Pumpkin Patch returning to Prospect


St. Anthony Church’s 2nd Annual Pumpkin Patch will open for the season on Saturday. All of the proceeds from the patch will go to benefit the church’s HOPE ministry. CONTRIBUTED

PROSPECT — Thousands of pumpkins are rolling into town for the 2nd Annual Pumpkin Patch at St. Anthony Church.
From Oct. 8 through 31, over 2,000 pumpkins will be on sale to benefit the church’s HOPE ministry.

“It was very successful for us last year so we want to keep it going,” said Bob Schepis, co-chair of the pumpkin committee.

The HOPE ministry helps people both within the congregation and the town of Prospect at large who are having financial difficulty. The ministry offers assistance, connects people with lawyers and accountants who can help, and tries to determine the root cause of the problems and help individuals change their lifestyle so they don’t end up in need again.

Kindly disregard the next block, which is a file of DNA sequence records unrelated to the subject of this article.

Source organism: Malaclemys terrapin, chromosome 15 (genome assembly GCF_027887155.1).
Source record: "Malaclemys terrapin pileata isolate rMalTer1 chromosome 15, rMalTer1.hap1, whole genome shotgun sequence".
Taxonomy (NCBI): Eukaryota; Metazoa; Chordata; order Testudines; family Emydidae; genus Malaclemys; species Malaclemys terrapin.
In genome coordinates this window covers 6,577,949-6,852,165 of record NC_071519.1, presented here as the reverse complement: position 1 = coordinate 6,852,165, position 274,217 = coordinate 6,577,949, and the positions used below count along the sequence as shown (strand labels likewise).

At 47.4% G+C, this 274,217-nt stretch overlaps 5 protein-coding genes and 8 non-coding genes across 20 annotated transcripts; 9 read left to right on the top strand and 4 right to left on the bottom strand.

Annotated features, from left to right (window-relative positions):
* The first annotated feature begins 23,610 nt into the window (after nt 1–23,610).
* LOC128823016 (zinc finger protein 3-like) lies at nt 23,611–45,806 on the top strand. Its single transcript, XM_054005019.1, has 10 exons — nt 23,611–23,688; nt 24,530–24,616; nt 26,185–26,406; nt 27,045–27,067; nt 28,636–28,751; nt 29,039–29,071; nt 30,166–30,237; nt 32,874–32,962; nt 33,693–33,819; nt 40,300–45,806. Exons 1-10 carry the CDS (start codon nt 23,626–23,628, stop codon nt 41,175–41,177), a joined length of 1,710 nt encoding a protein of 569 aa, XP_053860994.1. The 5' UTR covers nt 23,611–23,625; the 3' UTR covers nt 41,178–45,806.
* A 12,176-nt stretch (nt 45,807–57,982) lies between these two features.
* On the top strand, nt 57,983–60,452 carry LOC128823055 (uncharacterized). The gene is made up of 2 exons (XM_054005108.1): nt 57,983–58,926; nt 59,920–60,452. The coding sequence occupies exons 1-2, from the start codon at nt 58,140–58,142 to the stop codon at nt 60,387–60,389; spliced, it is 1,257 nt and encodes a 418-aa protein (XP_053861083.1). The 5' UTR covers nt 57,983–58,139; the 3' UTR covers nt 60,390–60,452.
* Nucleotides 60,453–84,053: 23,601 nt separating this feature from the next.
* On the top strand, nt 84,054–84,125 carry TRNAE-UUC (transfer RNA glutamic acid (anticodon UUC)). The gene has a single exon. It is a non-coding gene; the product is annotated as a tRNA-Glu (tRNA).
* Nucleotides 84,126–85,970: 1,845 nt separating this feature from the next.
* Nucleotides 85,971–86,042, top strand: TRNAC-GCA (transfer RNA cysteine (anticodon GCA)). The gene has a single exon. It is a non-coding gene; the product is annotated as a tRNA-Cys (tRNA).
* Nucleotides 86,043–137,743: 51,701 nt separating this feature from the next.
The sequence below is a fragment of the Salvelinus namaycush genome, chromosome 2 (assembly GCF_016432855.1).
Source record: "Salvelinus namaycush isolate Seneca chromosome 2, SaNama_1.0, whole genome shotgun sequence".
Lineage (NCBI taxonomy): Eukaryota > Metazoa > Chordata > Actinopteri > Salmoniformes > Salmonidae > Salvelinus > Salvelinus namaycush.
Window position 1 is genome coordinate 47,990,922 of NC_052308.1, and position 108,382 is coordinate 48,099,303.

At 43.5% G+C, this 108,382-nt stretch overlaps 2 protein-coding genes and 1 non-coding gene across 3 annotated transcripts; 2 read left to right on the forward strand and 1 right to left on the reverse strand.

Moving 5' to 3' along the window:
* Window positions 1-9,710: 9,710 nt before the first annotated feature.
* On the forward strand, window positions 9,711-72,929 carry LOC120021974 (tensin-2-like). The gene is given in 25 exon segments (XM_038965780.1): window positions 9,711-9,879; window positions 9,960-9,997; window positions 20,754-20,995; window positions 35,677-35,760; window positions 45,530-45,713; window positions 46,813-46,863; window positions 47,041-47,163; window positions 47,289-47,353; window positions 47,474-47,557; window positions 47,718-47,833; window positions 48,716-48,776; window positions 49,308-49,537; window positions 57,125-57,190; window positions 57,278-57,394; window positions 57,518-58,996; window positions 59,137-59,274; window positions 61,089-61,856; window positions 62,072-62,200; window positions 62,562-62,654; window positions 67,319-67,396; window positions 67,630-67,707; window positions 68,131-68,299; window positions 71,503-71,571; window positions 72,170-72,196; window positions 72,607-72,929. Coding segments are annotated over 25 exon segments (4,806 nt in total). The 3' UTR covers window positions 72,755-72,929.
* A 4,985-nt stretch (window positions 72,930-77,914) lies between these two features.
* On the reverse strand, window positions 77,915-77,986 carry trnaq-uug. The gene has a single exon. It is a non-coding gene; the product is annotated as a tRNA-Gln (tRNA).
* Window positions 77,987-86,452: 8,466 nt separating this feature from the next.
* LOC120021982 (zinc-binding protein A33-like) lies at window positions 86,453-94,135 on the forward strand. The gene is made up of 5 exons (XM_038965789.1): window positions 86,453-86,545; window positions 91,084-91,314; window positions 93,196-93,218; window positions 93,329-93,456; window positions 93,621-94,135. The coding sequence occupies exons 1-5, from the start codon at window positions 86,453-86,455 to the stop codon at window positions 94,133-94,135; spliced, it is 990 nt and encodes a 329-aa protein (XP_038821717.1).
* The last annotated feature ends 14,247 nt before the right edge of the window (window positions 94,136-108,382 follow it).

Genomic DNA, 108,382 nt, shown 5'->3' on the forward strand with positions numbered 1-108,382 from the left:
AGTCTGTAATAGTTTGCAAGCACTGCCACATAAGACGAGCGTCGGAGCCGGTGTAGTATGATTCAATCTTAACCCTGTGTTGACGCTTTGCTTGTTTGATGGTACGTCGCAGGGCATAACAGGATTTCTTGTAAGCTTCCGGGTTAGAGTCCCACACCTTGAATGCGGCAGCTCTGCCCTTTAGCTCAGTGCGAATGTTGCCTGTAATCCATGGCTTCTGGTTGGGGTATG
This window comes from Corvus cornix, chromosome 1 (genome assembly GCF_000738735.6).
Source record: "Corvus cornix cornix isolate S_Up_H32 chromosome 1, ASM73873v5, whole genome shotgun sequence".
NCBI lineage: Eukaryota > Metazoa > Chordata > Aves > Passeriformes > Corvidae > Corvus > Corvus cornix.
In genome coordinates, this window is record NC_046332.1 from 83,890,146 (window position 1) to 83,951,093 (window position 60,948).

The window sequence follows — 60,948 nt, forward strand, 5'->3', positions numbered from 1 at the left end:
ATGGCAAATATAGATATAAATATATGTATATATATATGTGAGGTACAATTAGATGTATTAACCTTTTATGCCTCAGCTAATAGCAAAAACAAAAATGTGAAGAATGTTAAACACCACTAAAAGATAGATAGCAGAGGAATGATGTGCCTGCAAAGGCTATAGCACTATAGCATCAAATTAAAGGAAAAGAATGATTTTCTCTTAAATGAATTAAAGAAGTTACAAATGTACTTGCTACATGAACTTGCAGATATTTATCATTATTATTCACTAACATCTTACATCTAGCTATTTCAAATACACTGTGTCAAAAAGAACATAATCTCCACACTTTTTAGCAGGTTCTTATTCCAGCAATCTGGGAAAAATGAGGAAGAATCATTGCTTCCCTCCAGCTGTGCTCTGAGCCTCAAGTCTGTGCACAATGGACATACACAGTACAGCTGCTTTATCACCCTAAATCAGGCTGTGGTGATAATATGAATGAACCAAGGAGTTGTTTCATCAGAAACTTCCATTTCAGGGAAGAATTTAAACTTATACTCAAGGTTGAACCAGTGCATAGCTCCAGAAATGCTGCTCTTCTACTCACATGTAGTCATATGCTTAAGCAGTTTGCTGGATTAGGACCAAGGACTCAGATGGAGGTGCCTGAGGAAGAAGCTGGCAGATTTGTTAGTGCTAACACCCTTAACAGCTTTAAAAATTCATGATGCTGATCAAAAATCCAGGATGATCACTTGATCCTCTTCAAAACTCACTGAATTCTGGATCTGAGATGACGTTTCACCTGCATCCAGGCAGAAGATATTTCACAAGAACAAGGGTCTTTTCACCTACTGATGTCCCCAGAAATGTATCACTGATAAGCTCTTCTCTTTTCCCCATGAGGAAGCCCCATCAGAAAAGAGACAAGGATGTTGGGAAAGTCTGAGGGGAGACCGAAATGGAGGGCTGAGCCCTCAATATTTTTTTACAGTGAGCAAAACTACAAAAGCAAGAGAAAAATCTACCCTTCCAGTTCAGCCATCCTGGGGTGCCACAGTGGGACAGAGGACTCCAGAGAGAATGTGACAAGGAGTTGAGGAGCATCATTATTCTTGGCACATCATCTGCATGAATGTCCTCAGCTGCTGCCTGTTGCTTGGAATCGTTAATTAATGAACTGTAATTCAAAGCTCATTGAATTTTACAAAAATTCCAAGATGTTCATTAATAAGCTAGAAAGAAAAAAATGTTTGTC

“It’s for a good cause and that’s most of the reason we’ve done well last year and hopefully we continue to do well,” Schepis said.

In addition to pumpkins, the patch will have entertainment and activities for children, including bouncy houses, a maze, hay rides, a scarecrow for pictures and games like bean bag toss.

Volunteers are cooking hotdogs, hamburgers, and baked goods to sell on the weekends, when most people come by.
The weekends will also feature live entertainment, including karate demonstrations, country singing, and a performance by the Horgan Academy of Irish Dance Oct. 29.

During the week, the patch will entertain field trips from local schools, Schepis said.

The pumpkins are coming by truck from a Navajo Indian reservation in New Mexico. The church doesn’t pay any money for the pumpkins upfront, but shares a percentage of the profit.

“It’s a good deal all the way around,” Schepis said.

Last year, the group brought in 2,500 pumpkins in two loads. Unsold pumpkins were donated to the Bridgeport Zoo and Goshen Wildlife to feed the animals.

With all those pumpkins and activities, St. Anthony’s needs plenty of volunteers. People can sign up for two to three hour shifts. The patch generally uses about 10 volunteers at any given time on the weekends and five during the week.

“We had no problem last year filling all the time slots,” Schepis said. “There’s enough there to help the folks out.”

Anyone interested in volunteering or finding our more about the patch can visit www.prospectpumpkinpatch.com.